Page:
The EPA also softened proposed changes to the Maximum Achievable Control Technology (MACT) standards which apply to emissions of air toxics. Richard N. Wheatley,
Manager, Media Relations/Emergency Response Communications, El Paso Corporation, says the NSPS and MACT changes in the final rule "are a significant improvement."
The Department of Interior proposed rule on fracking was issued by the Bureau of Land Management (BLM), and will apply, once finalized to state, federal and Indian lands. The rule would (1) provide disclosure to the public of chemicals used in hydraulic fracturing on public land and Indian land, (2) strengthen regulations related to well-bore integrity, and (3) address issues related to flowback water.
The proposed rule would require that disclosure of the chemicals used in the fracturing process be provided to the BLM after the fracturing operation is completed. This information is intended to be posted on a public web site, and the BLM is working with the Ground Water Protection Council to determine whether the disclosure can be integrated into the existing website known as FracFocus.org.
Prior approval would be required for well stimulation activities, generally in connection with the prior approval process that already is in place for general well drilling activities through the Application for Permit to Drill (APD) process. Operators also will be required to submit cement bond logs before fracturing operations begin. The running of cement bond logs on surface casing, which is currently an optional practice, would now be required for new wells. Existing wells would require mechanical integrity testing prior to hydraulic fracturing.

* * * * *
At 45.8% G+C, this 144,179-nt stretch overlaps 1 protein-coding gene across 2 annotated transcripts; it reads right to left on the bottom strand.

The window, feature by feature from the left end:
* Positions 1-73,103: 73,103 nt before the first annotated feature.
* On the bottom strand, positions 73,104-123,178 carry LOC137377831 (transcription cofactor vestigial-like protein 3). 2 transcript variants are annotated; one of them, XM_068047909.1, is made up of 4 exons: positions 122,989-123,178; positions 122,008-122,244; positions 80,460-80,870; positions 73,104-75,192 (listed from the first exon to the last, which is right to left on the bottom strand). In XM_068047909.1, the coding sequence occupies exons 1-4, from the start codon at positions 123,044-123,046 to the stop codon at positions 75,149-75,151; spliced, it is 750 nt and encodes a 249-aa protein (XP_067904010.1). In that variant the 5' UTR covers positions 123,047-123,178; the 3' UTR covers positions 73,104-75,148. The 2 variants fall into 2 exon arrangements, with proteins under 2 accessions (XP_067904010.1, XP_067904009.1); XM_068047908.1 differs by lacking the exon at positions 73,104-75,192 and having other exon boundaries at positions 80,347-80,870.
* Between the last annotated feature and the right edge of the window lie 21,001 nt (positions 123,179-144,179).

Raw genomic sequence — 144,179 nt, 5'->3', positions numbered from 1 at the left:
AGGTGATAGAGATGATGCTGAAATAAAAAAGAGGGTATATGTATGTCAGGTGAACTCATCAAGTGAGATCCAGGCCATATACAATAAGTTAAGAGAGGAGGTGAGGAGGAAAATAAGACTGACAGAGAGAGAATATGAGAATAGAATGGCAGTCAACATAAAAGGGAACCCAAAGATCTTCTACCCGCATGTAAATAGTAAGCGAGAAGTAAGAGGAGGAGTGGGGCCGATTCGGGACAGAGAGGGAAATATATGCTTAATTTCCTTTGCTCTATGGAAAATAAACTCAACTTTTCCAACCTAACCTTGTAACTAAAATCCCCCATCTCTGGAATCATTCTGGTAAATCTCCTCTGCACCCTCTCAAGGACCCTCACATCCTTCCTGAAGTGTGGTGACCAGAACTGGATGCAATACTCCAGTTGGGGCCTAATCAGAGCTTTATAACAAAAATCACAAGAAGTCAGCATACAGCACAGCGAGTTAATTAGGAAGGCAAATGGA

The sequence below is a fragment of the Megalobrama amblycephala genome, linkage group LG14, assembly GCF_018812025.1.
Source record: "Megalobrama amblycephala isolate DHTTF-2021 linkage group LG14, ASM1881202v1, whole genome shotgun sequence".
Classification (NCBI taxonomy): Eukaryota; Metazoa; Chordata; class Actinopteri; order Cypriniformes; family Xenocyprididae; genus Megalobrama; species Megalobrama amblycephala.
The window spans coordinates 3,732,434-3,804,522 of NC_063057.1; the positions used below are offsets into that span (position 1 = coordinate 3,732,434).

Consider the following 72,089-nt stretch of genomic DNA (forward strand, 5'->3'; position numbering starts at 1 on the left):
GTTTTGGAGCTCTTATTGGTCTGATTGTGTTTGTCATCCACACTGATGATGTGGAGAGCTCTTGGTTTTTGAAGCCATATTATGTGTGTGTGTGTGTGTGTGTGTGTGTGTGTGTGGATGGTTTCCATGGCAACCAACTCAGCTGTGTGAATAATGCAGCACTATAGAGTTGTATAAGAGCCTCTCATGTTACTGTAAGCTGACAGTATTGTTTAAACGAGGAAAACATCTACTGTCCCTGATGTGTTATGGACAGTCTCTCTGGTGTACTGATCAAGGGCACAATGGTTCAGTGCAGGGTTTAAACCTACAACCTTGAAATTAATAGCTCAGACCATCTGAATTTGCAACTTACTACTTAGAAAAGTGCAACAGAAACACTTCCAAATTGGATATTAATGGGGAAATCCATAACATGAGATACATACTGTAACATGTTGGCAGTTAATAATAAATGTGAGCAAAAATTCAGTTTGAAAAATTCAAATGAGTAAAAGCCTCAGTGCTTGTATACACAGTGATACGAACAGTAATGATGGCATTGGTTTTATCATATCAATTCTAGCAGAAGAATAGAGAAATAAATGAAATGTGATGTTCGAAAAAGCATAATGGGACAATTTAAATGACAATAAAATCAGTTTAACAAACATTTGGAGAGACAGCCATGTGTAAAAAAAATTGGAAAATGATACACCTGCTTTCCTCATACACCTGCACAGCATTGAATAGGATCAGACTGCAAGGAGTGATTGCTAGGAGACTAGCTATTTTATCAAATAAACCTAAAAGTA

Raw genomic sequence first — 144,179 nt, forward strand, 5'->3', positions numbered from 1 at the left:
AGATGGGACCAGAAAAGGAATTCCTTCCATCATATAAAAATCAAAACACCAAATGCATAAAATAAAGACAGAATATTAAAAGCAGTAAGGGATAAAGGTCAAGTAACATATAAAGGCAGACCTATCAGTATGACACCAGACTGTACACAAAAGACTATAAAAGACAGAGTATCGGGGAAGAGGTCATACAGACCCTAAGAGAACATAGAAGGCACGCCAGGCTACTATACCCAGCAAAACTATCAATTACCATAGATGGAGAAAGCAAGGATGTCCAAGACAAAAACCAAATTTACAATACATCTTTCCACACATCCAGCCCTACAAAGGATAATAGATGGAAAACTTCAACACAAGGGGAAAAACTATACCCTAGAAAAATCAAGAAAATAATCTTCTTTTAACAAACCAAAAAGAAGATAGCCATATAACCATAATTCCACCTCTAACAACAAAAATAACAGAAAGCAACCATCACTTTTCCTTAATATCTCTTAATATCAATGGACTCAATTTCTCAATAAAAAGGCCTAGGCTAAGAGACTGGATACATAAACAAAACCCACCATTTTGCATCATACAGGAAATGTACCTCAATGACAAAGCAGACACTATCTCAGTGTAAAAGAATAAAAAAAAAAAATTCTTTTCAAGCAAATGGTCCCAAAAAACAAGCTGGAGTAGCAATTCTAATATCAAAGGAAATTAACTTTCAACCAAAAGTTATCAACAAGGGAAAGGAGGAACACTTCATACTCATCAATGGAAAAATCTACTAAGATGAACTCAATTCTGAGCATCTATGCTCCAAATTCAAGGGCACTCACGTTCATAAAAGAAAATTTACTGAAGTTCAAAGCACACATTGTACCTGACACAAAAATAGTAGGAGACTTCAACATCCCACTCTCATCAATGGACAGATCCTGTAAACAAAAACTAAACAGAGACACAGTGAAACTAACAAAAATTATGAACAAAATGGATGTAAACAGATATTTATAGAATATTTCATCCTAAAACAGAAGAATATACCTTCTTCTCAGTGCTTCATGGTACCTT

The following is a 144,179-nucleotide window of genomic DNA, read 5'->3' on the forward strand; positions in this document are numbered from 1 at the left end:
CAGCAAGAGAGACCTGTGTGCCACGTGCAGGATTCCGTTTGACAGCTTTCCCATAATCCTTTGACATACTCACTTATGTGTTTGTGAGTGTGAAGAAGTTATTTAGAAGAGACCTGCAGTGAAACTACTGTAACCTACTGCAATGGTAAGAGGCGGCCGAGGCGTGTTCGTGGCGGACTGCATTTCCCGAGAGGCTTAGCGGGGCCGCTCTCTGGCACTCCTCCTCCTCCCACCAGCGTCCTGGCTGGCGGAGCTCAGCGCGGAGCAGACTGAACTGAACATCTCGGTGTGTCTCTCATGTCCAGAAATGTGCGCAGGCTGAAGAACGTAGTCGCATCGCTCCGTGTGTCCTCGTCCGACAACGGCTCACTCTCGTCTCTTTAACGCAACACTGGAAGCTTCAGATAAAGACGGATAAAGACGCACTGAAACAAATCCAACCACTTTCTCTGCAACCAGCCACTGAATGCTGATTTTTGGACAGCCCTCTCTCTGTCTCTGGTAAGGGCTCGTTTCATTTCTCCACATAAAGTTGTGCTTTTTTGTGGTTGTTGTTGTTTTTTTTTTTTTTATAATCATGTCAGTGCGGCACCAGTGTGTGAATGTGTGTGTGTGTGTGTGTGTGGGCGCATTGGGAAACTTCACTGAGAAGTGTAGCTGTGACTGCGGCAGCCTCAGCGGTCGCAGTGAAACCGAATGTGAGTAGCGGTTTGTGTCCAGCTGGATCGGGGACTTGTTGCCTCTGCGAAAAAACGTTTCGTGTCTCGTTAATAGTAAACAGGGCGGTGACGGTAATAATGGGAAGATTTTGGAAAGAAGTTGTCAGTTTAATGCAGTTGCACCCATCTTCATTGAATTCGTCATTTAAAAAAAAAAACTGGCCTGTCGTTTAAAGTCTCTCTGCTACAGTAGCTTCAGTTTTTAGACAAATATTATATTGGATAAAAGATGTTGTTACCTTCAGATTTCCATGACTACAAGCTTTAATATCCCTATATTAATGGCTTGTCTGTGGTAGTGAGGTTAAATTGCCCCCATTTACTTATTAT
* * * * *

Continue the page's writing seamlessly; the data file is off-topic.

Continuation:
In a teleconference with reporters on May 9, Jack Gerard, President and CEO of the American Petroleum Institute, didn't mince words in criticizing the BLM proposed rule. He said the states are fully able to handle regulation of hydraulic fracturing . "It is simply not necessary to add a new federal regulatory regime for fracking on top of an already highly competent state regime," he explained. Asked whether the API would ask the BLM to withdraw the proposed rule, Gerard did not answer directly. He said the API would continue to work with the White House and the BLM and look closely at the proposed rule. "But at the end of the exercise, we have to answer a fundamental question. That is 'What is the need for these regulation.'" He pointed out that EPA Administration Lisa Jackson said the week before there was no evidence of groundwater contamination from fracking, and allegations of contamination in specific places have been found to be hollow. Rather than concerning itself with a new layer of federal fracking rules, Gerard emphasized that the federal government ought to be spending its time modifying oil and gas permitting rules,'" he stated.
He noted that Secretary of the Interior Salazar had just approved a permit for Anadarko to drill over 3,600 natural gas wells in Utah’s Uinta Basin. It took DOI six years to approve that permit, Gerard stated. "North Dakota can issue a permit in 14 days," he continued. "The federal government should be looking at those models."